Please note this post is the personal views of the author and not connected with their employer
Several recent publications shine an interesting, but somewhat worrying light on the future of the information profession.
Much has been written about the 2016 BIR Survey, one outcome relates to the skill sets needed to deliver a successful information management (IM) capability. The decline and softening in perceived value of “core IM skills” at many organisations continues. This decline appears to be gathering momentum, in a sluggish economy many organisations resort to eliminating costs to drive up margins. Consequently, IM groups have found themselves at risk of being dissipated around the organisation, outsourced, offshored or closed. Meanwhile, the survey revealed a continuing undercurrent of opportunity to nurture an understanding of, and demand for a more strategic approach to IM.
Outsell’s State of Information Management: not a recipe for success is a more recent publication (April 4th 2016) but no less challenging a read. Based on Outsell’s 2015 global survey of IM professionals, a recurring theme is the need for new/different skill sets to meet evolving needs and demands being placed on the IM staff. These new skills relate to Data and Analytics, visualisation, ROI/Value analysis, KM and content integration. A more worrying finding indicated that few IM professionals have the resources (time or money) needed to equip their teams to respond adequately to these emerging opportunities.
The LexisNexis blog on the Future of Law referred to a recent book with similar themes: The future of the professions by Richard and Daniel Susskind. Whilst the blog focuses on the legal profession, the book deals with a wide range of professions. In the case of IM, we have already witnessed the erosion of the “grand bargain”, the societal contract by which we are granted a mandate to control our field of expertise in return for our exceptional knowledge. Whilst we retain “exceptional knowledge” of our field, a variety of technologies are enabling or embedding IM competencies and capabilities upstream/downstream of the traditional place of IM operations in an organisations’ workflow. Forcing IM to reconsider where it fits in many organisations.
So, what of the future? No one would be so bold as to predict where IM will be in 3 or 5 years’ time. Organisations evolve at different speeds in response to a range of drivers, which shape their IM needs and strategies. Two themes will prevail:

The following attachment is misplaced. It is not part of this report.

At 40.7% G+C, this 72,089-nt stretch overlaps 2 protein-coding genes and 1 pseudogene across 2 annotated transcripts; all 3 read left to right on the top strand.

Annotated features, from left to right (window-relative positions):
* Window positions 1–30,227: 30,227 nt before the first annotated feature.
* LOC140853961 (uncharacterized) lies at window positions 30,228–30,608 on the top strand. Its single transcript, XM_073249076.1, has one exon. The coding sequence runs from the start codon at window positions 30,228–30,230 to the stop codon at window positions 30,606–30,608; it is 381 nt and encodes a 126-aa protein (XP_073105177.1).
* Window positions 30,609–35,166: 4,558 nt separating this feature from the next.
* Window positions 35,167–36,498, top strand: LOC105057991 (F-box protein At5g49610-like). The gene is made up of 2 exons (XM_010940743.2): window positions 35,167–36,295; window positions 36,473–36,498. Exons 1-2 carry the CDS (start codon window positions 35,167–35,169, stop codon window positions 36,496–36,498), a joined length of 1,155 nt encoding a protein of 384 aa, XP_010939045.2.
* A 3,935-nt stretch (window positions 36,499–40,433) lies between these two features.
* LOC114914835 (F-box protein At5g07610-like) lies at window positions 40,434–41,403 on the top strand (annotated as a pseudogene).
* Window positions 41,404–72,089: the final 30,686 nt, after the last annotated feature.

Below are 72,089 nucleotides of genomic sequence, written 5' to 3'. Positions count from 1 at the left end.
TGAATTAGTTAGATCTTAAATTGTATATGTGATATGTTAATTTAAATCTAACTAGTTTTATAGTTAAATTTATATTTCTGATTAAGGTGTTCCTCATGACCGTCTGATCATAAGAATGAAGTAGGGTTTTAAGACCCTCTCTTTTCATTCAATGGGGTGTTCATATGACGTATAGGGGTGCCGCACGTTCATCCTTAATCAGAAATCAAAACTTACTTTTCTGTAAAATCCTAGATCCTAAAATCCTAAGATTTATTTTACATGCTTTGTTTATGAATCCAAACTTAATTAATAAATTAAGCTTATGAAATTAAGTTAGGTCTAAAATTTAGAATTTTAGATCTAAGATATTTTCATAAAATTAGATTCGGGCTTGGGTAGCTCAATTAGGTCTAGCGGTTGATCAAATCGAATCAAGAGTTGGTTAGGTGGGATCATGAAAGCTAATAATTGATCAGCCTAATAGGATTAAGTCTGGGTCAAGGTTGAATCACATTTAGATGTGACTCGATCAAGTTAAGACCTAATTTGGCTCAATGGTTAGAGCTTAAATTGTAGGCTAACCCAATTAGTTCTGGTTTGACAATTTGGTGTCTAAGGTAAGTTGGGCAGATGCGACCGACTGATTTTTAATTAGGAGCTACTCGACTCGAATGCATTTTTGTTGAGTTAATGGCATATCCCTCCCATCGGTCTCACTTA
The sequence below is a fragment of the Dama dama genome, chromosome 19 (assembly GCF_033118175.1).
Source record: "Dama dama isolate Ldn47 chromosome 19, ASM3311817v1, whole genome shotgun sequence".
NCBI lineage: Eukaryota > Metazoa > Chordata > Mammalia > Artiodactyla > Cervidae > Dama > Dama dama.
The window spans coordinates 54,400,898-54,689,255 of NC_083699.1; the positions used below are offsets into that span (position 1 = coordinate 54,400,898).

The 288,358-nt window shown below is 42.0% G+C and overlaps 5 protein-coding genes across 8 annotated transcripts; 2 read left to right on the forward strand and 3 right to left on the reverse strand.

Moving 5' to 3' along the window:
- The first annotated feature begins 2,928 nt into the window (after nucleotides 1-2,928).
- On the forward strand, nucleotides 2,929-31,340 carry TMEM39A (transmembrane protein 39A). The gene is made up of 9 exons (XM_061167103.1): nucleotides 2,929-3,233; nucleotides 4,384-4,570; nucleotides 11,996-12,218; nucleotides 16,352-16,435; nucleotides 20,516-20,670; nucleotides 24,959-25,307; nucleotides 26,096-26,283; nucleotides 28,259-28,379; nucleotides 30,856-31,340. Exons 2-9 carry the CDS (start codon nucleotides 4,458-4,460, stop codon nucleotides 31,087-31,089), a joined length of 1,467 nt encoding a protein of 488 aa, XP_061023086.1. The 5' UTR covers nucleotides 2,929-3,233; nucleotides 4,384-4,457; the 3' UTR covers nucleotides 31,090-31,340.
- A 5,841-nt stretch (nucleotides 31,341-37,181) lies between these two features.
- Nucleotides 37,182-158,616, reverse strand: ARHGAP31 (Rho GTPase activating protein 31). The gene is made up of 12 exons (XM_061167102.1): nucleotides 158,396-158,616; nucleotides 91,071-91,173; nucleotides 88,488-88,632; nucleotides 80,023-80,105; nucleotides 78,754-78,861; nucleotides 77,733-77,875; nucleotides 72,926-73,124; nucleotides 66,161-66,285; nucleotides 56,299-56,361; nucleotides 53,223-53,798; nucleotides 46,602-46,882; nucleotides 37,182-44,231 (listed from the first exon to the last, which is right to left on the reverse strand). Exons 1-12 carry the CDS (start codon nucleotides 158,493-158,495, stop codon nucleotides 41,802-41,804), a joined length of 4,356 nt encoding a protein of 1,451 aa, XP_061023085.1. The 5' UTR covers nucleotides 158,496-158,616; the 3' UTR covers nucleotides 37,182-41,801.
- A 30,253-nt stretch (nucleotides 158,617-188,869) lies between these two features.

· A strategic role to deliver relevant, integrated IM strategies to meet the changing needs of the organisation. This facilitating role works collaboratively with functional peers (e.g. IT) to enable colleagues and technologies to self-serve for the information they need to prosecute their business
· A tactical focus on the operational needs of the organisation. Some legacy competencies will remain relevant, but commoditisation of these skills continues to dilute their value. Leaving the information professionals the challenge of moving their work further up the value chain
The current threats are symptomatic of a much wider trend impacting a range of professions and is hardly surprising, as noted by the Susskinds. Much more critical is the response to these forces, to quote a well-known Sci-Fi foe “resistance is futile”, and will likely be damaging. No two organisations are the same, but opportunities abound and it is in our gift to create compelling offerings and “save” ourselves.
To do this, the profession must continue to adapt to new realities, use its expertise to explore new roles or niches. The IM professional must understand their organisation and its priorities, scan that landscape for openings, and deliver cost effective capabilities to realise those opportunities. Be objective, agile, entrepreneurial, stay positive, embrace change, explore and ultimately exploit new or related needs and activities to develop and deliver critical IM capabilities relevant to the organisation. Don’t be afraid to relinquish tasks or responsibilities perceived to be of low value, and don’t try to protect your role or your team, but develop and grow the skills needed to deliver more value for the organisation.
As a colleague once noted: we are all sharks and we must keep swimming to survive.